Butternut squash is a seasonal vegetable available only three months of the year, from September to November. Freezing butternut squash chunks allows you to enjoy the tasty vegetable year-round. While typical methods of freezing butternut squash usually involve cooking and mashing it, freezing it in chunks gives you the option of using it in your favorite recipe straight from the freezer. Cook frozen butternut squash chunks by adding them directly to boiling water, stews or casseroles without having to thaw the vegetable first.
Clean your butternut squash with a vegetable scrubber and cold running water.
Cut off the stem of the butternut squash and slice it in half.
Scoop out the stringy fibers and seeds with a spoon.
Peel the skin off with a Y-shaped vegetable peeler. Scrape the skin in a direction away from your body.
Cut the butternut squash into chunks.
Place the chunks into a large pot of boiling water. Boil for three minutes to blanch. The Colorado State University states that blanching is a quick-boiling technique that slows the enzymatic action of fruit and vegetables to help preserve the flavor, nutrients and texture while freezing.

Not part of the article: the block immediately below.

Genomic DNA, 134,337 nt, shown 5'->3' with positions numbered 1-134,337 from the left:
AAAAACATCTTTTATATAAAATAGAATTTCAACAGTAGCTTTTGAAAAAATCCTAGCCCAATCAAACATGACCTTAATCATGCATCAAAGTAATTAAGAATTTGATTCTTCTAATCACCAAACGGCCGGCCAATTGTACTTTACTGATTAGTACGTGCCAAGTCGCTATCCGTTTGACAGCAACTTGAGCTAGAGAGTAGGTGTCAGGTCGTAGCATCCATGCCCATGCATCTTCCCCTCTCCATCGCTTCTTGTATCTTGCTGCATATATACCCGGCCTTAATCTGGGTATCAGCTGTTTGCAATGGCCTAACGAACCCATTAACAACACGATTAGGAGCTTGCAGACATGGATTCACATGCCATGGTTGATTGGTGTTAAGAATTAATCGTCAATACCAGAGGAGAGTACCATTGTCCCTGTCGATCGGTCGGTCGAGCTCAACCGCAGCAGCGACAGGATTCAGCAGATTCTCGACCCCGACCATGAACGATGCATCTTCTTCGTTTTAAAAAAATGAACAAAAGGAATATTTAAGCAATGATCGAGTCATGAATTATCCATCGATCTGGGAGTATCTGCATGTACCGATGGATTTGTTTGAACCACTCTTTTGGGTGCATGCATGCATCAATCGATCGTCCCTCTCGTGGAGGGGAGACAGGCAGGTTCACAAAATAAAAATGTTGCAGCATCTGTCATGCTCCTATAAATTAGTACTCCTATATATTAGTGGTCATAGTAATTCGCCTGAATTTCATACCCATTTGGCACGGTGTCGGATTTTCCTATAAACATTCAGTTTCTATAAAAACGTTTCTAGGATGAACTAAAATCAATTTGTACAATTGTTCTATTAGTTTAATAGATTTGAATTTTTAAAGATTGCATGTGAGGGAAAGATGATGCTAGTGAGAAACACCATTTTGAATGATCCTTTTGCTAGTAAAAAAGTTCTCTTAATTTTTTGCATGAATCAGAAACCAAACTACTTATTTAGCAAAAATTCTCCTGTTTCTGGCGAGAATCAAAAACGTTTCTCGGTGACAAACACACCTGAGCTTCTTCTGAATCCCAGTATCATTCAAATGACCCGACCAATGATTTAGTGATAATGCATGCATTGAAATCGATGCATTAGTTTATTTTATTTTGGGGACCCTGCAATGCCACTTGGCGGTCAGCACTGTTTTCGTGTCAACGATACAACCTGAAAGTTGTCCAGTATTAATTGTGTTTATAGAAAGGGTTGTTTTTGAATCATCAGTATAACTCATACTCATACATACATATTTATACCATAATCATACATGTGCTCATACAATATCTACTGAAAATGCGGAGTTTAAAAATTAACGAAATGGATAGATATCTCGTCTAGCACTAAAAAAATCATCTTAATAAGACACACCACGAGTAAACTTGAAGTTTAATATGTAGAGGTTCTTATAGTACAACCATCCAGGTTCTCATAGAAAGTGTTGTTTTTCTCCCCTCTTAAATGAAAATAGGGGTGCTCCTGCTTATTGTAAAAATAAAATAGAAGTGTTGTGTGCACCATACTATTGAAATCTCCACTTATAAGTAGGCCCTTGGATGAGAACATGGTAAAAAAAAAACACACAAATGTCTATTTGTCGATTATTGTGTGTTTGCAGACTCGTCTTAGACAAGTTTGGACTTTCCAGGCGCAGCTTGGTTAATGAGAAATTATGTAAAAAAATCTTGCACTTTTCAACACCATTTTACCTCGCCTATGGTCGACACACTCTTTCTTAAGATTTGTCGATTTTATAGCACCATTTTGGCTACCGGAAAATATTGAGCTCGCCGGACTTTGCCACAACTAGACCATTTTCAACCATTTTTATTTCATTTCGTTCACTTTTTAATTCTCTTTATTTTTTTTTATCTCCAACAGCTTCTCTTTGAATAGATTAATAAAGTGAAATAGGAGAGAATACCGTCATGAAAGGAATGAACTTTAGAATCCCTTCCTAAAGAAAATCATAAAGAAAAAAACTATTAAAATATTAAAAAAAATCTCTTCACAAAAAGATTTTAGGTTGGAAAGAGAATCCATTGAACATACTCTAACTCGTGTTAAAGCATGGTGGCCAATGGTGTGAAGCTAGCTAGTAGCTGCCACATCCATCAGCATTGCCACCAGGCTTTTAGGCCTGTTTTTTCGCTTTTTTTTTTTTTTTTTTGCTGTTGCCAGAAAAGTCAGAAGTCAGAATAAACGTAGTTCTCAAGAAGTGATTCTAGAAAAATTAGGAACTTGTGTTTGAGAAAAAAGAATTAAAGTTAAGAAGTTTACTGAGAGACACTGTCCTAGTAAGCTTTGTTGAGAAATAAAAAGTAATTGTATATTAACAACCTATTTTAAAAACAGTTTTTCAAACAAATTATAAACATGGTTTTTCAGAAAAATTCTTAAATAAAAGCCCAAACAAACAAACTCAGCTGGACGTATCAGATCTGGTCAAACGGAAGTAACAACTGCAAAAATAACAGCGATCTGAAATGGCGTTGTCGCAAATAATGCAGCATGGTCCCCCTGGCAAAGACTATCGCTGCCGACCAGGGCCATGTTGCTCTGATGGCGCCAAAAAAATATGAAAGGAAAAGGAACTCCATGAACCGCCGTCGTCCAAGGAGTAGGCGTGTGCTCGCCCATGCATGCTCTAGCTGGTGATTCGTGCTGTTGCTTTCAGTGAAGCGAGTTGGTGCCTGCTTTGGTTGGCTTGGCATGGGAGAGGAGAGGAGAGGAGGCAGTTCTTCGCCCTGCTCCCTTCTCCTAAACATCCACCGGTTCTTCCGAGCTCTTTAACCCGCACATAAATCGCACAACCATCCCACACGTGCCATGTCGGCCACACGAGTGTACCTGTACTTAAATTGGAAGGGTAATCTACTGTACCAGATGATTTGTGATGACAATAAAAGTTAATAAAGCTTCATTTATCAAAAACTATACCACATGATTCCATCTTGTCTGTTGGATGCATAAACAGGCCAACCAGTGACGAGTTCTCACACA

Drain the butternut squash through a colander.
Place the colander in a large pan of cold, ice water to cool the butternut squash.
Place the chunks of butternut squash into plastic freezer containers or bags. Seal tightly.
Mark the container or bag with the date and "butternut squash."
Keep your butternut squash in a freezer set to 0 degrees F for up to one year.
How do I Freeze Lentil Soup?
How to Freeze Fresh Beets
How to Freeze Papaya
How to Store Cooked Ground Beef
How Long Can You Refrigerate Nacho ...
How to Cook Delicata Squash in the Oven
How to Blanch, Peel, & Freeze Whole ...
How Do I Freeze Homemade Hash Browns?
Carbohydrates in Zucchini
How to Stop AARP Mail
How to Make a Box Cake Firmer to Frost
How to Reheat Leftover Pork Chops ...
How to Substitute Wheat Germ for Flour
How to Freeze Carrots & Turnips
How to Freeze Breaded Squash Slices
How to Roast Beets for Canning or ...
How to Make Melon Ice Cream
How to Cook Butternut Squash in the ...
How to Freeze Empanadas
How to Boil Potatoes So They Can Be ...
Katina Coleman is a research psychologist who has been writing since 2004. She has published and reviewed articles in various academic journals and consults on research projects related to health and education. Her research interests center on patient-doctor communication and cancer health disparities. Coleman holds a Ph.D. in psychology from Wayne State University.
Scott Miller/Demand Media